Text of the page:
Throughout the course of the semester the students had the opportunity to work with professional artist, Greg Marathas, to learn the elements of design. The authors applied these elements to their illustrations to most effectively communicate their messages. The students used a variety of artistic techniques to create the illustrations for their books. One students used photography to bring a fire station to life, another skillfully manipulated photos to create just the right mood to celebrate the joy of a new family member. Another student painted the backdrop for two friends on an exciting adventure. Students effectively used their artistic skills to bring their stories to life.

The students used a program called Blurb, which guides you smoothly through the creation process.

Two new authors reflected on their experiences:

  1. Kelsey Friedman who wrote on the adventures of two caterpillars said:

    The most important part to me in making my children’s book was the illustrations. Growing up I always found art as a way of expressing myself so creating a book where I could represent that for other people to see was a great experience.

  2. Kristina Colon said:

    I have a passion for diversity and inclusion. I believe children at a young age should learn and be exposed to situations that they might encounter in the future. The book I created, Color Me Diverse, explains in a short, yet simple way what it means to be diverse.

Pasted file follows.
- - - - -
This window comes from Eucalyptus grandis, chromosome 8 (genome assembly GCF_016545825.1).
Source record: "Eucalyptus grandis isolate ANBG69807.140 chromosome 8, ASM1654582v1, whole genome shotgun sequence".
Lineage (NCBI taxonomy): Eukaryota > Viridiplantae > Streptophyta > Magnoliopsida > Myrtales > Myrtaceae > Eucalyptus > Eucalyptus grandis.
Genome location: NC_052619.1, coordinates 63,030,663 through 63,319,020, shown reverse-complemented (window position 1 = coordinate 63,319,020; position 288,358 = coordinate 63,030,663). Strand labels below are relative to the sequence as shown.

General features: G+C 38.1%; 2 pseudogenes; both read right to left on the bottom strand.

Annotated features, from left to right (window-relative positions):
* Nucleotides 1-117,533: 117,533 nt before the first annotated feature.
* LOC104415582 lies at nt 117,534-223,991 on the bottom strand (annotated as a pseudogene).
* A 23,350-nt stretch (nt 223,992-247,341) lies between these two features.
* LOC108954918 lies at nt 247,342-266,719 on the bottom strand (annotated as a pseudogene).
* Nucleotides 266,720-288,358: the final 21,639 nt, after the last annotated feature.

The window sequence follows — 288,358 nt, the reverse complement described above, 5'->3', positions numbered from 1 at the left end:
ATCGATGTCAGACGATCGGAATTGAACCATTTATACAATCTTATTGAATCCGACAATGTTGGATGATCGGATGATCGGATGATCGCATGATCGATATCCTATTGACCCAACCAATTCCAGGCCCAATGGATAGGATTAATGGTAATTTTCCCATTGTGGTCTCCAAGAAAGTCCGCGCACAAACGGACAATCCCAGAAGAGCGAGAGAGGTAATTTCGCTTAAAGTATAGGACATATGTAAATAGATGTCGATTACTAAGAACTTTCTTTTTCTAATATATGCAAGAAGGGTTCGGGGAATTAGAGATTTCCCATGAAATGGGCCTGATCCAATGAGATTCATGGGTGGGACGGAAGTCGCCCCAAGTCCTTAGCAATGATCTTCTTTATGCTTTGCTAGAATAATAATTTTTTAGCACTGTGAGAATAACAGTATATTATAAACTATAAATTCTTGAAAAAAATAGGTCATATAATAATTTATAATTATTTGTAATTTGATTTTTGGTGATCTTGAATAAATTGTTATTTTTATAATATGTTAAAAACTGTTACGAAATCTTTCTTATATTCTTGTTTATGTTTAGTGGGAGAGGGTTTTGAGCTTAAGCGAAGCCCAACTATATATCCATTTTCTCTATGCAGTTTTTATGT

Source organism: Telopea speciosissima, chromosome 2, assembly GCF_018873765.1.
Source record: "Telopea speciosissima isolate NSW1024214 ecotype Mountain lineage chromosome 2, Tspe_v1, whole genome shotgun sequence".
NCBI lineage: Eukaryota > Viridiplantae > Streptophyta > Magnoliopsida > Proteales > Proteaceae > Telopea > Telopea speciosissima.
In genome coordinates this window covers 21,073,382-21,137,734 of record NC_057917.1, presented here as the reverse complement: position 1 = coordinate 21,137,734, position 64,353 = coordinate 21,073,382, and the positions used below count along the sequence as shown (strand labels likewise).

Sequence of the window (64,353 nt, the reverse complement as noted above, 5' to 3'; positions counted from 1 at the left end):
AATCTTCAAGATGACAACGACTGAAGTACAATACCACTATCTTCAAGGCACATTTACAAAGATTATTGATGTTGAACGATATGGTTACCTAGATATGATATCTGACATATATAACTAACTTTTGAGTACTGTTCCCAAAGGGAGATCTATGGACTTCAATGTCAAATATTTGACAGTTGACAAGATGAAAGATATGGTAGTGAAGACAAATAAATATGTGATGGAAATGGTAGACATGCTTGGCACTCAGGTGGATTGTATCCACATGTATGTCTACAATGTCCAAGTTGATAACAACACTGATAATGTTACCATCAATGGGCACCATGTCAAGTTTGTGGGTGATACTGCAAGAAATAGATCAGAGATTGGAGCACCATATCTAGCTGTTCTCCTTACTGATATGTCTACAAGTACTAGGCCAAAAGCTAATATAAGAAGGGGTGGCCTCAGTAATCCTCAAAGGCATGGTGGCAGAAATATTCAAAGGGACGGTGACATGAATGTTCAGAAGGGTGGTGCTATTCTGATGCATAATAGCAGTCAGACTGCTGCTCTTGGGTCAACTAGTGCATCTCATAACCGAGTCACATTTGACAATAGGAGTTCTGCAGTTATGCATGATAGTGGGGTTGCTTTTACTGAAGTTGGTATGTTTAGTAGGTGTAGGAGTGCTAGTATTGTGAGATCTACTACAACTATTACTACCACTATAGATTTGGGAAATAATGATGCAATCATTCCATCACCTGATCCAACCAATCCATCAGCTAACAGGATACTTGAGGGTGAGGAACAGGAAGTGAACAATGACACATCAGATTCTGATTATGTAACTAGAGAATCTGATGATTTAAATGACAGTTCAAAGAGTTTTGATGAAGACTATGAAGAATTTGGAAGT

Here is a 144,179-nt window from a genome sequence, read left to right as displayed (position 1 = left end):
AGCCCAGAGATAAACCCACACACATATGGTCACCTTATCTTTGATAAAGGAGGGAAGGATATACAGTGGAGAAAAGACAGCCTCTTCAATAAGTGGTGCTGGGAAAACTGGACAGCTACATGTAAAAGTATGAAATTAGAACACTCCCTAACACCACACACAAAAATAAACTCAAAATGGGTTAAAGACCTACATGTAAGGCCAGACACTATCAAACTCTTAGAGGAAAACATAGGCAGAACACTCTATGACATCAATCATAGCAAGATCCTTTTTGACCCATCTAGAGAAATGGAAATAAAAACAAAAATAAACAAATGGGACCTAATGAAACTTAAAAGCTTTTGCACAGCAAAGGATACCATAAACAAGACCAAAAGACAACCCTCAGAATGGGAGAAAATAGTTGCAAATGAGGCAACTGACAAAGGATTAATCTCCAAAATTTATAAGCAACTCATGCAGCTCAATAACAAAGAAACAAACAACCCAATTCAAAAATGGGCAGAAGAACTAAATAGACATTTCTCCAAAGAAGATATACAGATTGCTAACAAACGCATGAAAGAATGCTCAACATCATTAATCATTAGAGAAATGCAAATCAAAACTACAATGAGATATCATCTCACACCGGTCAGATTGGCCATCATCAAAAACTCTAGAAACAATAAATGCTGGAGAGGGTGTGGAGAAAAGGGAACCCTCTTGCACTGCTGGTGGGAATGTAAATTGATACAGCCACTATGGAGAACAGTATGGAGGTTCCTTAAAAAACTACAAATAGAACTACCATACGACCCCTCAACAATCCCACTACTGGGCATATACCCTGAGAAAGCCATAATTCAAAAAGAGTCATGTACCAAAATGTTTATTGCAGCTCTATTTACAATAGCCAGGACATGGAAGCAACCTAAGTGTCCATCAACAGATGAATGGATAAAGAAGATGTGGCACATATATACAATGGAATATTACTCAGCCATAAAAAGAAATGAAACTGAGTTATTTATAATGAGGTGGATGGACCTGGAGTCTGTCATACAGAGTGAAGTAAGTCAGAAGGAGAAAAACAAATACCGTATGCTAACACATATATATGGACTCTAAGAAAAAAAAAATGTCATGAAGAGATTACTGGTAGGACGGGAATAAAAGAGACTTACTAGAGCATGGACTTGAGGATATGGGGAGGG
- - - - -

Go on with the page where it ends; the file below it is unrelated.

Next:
I was very impressed with the creativity and originality of these student creations, and I am sure you will as well.  The books will be on display at the library in front of the circulation desk; the books do not circulate, but you are encouraged to come and take a look at the students’ hard work!

Students taking Children’s literature this semester, or planning to take it in the future, can take inspiration from the work of this cohort of students.

By Heather Perry

Writing and Peer Tutoring

lizchaseStudents in Devon Sprague’s Writing and Peer Tutoring class are working with librarian Liz Chase as part of the Faculty Librarian Partnership Program. In this class, students take part in a practicum that prepares them to work as writing tutors in the CWAA. Throughout the course, students enhance their own writing process through weekly posts, short narrative pieces, and research-driven assignments.

During their meetings over the summer and fall, Devon and Liz worked to scaffold the major research assignment for the course, an Applied Theory Essay. This essay gives students an opportunity to connect the theory they’ve read to the practice of tutoring; students are also encouraged to bring their own disciplinary experiences and interests to their research, which could focus on topics as varied as writing as a process, the rhetorical nature of texts, feminism, queer theory, or multiliteracy theory.

Over the course of the assignment, students will have an initial class session with Liz Chase in which they begin the process of brainstorming a research question and developing search strategies. Students will pursue their research independently, then meet with Liz individually to discuss their progress, the sources they’ve found, the questions they have, and the gaps in their research they’d like to fill. A significant portion of students’ grade on the final assignment will evaluate their research process, research question, the quality of their scholarly articles, and how they are incorporated into their final paper.

Ultimately, the goal is for students to develop a reflective, deeper, and more intentional approach to tutoring. Additionally, original and outstanding essays may be submitted for consideration for publication, or to the National Conference on Peer Tutoring in Writing as a presentation proposal.